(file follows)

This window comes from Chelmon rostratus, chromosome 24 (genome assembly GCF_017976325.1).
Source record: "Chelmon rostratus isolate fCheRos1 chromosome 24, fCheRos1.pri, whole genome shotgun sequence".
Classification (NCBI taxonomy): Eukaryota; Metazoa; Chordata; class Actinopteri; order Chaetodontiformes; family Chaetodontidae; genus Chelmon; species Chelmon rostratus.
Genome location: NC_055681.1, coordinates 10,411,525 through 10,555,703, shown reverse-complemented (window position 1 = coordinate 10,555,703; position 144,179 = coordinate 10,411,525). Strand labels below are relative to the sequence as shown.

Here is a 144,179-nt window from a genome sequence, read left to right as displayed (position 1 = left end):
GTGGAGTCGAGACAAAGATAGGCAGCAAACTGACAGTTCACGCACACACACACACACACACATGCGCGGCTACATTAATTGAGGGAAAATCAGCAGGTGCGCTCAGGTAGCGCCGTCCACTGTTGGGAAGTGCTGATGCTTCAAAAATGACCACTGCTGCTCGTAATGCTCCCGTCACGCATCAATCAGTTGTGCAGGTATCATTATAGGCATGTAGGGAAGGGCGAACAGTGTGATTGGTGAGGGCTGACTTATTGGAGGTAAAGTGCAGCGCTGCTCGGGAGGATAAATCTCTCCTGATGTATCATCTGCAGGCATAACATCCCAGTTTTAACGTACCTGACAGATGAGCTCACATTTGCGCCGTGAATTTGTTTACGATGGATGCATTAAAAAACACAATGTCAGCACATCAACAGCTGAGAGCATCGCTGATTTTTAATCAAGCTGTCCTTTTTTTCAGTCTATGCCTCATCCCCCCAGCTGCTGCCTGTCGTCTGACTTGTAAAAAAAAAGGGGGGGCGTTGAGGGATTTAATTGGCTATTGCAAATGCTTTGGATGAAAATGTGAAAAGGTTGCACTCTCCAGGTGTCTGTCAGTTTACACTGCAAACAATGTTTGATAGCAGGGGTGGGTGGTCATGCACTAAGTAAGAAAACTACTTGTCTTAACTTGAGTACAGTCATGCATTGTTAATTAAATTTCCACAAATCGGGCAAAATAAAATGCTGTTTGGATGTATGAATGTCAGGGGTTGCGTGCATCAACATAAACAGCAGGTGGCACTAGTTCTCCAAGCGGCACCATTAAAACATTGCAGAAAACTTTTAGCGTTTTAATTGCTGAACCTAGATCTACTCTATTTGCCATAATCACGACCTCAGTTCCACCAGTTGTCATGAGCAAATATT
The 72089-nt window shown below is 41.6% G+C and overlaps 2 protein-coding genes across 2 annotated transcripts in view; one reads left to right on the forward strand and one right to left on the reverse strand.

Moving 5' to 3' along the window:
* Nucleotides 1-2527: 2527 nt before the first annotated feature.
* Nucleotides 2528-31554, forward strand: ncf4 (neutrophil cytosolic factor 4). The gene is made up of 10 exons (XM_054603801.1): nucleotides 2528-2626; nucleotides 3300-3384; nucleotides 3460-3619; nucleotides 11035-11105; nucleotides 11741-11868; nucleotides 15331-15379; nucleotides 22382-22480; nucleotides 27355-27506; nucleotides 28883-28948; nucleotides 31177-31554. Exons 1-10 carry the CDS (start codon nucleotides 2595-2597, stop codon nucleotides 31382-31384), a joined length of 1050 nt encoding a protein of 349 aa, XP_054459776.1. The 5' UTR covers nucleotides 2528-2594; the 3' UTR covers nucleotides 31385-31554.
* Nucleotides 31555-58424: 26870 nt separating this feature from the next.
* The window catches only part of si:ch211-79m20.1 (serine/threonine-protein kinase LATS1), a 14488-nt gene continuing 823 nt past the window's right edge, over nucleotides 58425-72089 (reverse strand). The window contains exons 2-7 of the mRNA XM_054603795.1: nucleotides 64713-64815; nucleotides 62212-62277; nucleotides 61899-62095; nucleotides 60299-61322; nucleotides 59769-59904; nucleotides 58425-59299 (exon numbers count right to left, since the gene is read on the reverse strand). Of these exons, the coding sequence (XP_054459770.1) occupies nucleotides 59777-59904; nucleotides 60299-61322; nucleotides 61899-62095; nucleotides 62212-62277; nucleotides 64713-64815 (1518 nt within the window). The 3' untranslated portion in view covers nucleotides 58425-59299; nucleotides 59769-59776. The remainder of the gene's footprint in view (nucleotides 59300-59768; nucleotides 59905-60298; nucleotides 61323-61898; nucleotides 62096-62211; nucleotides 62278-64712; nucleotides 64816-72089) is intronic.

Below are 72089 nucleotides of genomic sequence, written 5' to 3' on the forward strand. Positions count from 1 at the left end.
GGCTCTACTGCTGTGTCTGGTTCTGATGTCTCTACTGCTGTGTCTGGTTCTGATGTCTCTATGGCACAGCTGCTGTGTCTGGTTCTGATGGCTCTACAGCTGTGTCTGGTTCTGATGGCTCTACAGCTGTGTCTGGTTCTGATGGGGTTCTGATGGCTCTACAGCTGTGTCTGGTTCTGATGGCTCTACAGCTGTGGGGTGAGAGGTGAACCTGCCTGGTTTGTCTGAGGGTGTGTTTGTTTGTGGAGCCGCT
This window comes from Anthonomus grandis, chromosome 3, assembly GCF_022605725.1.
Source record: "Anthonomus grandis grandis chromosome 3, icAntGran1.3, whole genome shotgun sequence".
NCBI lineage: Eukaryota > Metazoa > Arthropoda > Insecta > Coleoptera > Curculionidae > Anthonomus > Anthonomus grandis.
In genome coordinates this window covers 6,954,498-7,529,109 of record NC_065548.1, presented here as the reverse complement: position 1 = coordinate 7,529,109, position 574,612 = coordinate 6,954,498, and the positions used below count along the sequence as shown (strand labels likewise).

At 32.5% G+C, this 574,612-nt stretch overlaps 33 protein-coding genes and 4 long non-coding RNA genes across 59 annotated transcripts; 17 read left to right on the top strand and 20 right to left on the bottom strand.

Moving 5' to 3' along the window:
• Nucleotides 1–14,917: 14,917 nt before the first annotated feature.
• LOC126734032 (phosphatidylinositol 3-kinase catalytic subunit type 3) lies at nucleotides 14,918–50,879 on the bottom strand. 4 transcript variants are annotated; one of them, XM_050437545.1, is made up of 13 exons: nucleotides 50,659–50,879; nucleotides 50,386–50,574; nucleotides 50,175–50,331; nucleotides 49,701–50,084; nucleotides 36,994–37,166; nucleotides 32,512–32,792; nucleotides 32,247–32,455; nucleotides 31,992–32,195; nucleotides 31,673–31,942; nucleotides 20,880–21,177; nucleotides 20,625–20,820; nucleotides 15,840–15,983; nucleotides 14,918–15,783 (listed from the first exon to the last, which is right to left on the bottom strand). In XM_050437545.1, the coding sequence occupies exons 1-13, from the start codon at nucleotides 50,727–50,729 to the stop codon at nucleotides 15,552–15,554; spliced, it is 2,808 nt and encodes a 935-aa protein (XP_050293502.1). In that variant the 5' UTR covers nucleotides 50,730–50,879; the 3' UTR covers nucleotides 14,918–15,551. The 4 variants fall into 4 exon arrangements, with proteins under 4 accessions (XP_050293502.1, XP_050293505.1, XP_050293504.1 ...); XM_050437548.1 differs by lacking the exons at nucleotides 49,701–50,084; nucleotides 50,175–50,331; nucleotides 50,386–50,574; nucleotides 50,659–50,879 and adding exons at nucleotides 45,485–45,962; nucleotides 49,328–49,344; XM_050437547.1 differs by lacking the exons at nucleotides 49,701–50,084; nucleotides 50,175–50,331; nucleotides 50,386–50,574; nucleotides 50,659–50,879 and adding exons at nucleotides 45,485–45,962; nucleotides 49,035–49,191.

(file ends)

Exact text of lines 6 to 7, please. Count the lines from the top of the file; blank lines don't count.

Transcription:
GTGGAGTCGAGACAAAGATAGGCAGCAAACTGACAGTTCACGCACACACACACACACACACATGCGCGGCTACATTAATTGAGGGAAAATCAGCAGGTGCGCTCAGGTAGCGCCGTCCACTGTTGGGAAGTGCTGATGCTTCAAAAATGACCACTGCTGCTCGTAATGCTCCCGTCACGCATCAATCAGTTGTGCAGGTATCATTATAGGCATGTAGGGAAGGGCGAACAGTGTGATTGGTGAGGGCTGACTTATTGGAGGTAAAGTGCAGCGCTGCTCGGGAGGATAAATCTCTCCTGATGTATCATCTGCAGGCATAACATCCCAGTTTTAACGTACCTGACAGATGAGCTCACATTTGCGCCGTGAATTTGTTTACGATGGATGCATTAAAAAACACAATGTCAGCACATCAACAGCTGAGAGCATCGCTGATTTTTAATCAAGCTGTCCTTTTTTTCAGTCTATGCCTCATCCCCCCAGCTGCTGCCTGTCGTCTGACTTGTAAAAAAAAAGGGGGGGCGTTGAGGGATTTAATTGGCTATTGCAAATGCTTTGGATGAAAATGTGAAAAGGTTGCACTCTCCAGGTGTCTGTCAGTTTACACTGCAAACAATGTTTGATAGCAGGGGTGGGTGGTCATGCACTAAGTAAGAAAACTACTTGTCTTAACTTGAGTACAGTCATGCATTGTTAATTAAATTTCCACAAATCGGGCAAAATAAAATGCTGTTTGGATGTATGAATGTCAGGGGTTGCGTGCATCAACATAAACAGCAGGTGGCACTAGTTCTCCAAGCGGCACCATTAAAACATTGCAGAAAACTTTTAGCGTTTTAATTGCTGAACCTAGATCTACTCTATTTGCCATAATCACGACCTCAGTTCCACCAGTTGTCATGAGCAAATATT
The 72089-nt window shown below is 41.6% G+C and overlaps 2 protein-coding genes across 2 annotated transcripts in view; one reads left to right on the forward strand and one right to left on the reverse strand.